Cleveland Murder Intensifies Scrutiny of Facebook Live

Cleveland Murder Intensifies Scrutiny of Facebook Live

By David Jones

Apr 18, 2017 11:52 AM PT

Video footage of a senseless murder in Cleveland, posted after the fact on Facebook Live, has attracted national attention to the role of the platform in criminals’ minds.

Authorities Tuesday morning announced that Steve Stephens — the 37-year-old suspect wanted for the cold-blooded shooting of Robert Godwin Sr. — shot himself to death after a short pursuit by Pennsylvania State Police. Officials had responded to a tip about a sighting of Stephens’ white Ford Fusion in a McDonald’s parking lot in Erie, Pennsylvania.

“We are grateful this has ended,” said Cleveland Police Chief Calvin Williams. “We would prefer that it had not ended this way, because there are a lot of questions I’m sure that not only family, but the city in general would have had for Steve, as to why this transpired.”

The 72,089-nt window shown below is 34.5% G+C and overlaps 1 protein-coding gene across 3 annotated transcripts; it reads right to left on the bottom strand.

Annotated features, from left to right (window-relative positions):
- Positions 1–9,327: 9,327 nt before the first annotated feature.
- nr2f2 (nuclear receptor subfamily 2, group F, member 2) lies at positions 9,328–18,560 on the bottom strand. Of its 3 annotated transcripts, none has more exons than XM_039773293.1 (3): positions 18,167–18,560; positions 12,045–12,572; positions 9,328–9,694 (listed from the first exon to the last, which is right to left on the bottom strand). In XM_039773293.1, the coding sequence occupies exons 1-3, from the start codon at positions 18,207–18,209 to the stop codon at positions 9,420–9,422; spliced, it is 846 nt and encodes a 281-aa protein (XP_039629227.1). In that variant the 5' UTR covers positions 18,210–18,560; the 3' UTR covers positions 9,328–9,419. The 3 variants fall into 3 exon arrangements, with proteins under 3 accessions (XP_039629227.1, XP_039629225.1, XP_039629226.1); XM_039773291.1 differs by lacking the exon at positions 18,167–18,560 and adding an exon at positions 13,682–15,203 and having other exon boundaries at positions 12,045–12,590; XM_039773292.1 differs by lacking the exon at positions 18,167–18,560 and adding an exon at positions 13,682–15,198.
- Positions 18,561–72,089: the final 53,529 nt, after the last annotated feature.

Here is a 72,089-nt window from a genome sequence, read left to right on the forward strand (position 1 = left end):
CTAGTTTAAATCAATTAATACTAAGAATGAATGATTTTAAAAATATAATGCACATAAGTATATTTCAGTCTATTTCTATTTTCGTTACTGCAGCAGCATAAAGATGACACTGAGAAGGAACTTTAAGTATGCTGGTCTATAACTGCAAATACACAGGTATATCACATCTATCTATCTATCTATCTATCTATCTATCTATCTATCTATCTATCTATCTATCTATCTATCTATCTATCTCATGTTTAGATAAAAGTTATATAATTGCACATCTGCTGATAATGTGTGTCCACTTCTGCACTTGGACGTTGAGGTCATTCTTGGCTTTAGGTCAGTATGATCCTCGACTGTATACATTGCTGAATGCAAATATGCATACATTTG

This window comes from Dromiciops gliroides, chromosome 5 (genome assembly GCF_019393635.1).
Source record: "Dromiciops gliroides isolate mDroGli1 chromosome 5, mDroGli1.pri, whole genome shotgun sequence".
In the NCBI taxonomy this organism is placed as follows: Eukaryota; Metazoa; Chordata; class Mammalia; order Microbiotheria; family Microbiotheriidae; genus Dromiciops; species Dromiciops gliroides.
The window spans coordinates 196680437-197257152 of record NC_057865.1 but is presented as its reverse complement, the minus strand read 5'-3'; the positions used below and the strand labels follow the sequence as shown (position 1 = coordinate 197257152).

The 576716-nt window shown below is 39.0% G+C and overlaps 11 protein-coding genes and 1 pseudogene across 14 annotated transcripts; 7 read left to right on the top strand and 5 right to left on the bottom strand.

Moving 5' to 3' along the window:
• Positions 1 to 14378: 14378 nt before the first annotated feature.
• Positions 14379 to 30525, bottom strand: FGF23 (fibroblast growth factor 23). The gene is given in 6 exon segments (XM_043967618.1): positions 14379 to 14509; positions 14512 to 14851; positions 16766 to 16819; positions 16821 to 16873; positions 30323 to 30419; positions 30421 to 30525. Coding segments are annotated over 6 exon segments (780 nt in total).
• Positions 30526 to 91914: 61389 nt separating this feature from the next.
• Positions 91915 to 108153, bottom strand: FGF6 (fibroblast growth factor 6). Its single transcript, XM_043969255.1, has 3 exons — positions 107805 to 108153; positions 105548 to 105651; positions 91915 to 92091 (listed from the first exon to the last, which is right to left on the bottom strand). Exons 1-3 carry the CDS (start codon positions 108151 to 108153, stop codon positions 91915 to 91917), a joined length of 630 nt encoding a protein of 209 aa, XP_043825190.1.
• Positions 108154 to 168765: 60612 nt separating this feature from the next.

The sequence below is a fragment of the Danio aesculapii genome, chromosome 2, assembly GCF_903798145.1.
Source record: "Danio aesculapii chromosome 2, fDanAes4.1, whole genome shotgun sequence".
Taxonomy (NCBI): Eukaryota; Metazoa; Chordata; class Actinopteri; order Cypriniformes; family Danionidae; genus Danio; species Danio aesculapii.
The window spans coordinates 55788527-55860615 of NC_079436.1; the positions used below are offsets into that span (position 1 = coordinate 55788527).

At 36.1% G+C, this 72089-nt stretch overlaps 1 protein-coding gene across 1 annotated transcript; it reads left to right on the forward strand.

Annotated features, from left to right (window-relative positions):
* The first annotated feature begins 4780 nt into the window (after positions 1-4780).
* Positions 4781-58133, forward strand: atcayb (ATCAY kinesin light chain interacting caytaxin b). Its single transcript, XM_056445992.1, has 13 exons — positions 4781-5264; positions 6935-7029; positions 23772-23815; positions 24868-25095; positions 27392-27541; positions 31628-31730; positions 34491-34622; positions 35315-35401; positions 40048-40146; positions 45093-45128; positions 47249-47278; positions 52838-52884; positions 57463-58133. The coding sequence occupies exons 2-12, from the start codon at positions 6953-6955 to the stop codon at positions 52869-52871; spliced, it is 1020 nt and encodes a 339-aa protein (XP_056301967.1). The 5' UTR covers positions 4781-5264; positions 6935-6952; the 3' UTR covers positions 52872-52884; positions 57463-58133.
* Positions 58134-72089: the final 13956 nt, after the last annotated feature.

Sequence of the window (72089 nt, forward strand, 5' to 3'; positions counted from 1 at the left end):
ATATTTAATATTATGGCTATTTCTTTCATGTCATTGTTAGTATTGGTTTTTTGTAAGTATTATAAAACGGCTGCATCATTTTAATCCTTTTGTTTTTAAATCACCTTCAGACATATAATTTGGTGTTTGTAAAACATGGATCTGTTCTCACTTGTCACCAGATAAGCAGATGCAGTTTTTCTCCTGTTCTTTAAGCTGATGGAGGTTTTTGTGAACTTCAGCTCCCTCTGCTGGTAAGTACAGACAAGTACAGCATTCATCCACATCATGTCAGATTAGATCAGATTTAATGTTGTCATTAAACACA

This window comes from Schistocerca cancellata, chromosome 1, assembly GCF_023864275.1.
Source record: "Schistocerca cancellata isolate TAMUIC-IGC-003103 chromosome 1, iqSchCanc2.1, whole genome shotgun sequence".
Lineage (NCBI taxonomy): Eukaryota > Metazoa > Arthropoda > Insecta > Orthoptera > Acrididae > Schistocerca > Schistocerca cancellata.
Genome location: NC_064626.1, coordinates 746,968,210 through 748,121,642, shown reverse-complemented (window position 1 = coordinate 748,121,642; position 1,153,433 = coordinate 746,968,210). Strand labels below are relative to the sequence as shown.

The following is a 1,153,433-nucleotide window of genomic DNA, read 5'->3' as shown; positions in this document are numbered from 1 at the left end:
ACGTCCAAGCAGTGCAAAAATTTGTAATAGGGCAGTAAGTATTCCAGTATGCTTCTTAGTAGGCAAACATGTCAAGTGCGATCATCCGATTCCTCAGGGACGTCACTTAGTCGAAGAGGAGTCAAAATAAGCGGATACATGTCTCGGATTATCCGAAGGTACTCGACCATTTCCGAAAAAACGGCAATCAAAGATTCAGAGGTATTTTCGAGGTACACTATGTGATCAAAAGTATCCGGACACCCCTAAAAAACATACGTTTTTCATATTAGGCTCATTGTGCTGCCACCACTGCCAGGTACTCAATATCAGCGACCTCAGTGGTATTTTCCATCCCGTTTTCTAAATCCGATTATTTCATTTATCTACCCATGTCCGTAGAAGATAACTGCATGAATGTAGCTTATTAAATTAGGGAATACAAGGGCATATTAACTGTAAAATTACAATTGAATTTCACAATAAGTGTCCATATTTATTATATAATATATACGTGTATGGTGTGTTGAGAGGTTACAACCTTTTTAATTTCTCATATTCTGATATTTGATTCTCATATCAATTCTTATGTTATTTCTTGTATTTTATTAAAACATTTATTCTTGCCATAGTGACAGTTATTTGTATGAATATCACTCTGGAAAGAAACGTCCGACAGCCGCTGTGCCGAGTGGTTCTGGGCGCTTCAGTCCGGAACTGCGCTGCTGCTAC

Stephens had been on the run after allegedly killing 74-year-old Godwin shortly after he left an Easter Sunday dinner with family. Stephens apparently chose his victim at random and shot him at point blank range before taking off in a white Ford Fusion.

Stephens uploaded the shooting to Facebook Live later on Sunday. He claimed that he had shot 15 other people as well, but officials said that claim thus far appears unfounded.

Philadelphia police officials confirmed via Twitter that several schools in the city were put on lockdown Monday afternoon, amid reports that Stephens was in the area of the Belmont Plateau in Fairmount Park in Philadelphia. Police later said that the lockdown was lifted, and they found no information indicating the suspect was in the city.

Cleveland P. D.’s Williams confirmed that a cellphone ping from Erie had been noted earlier during the manhunt, but he was not aware why the suspect was in the Erie area.

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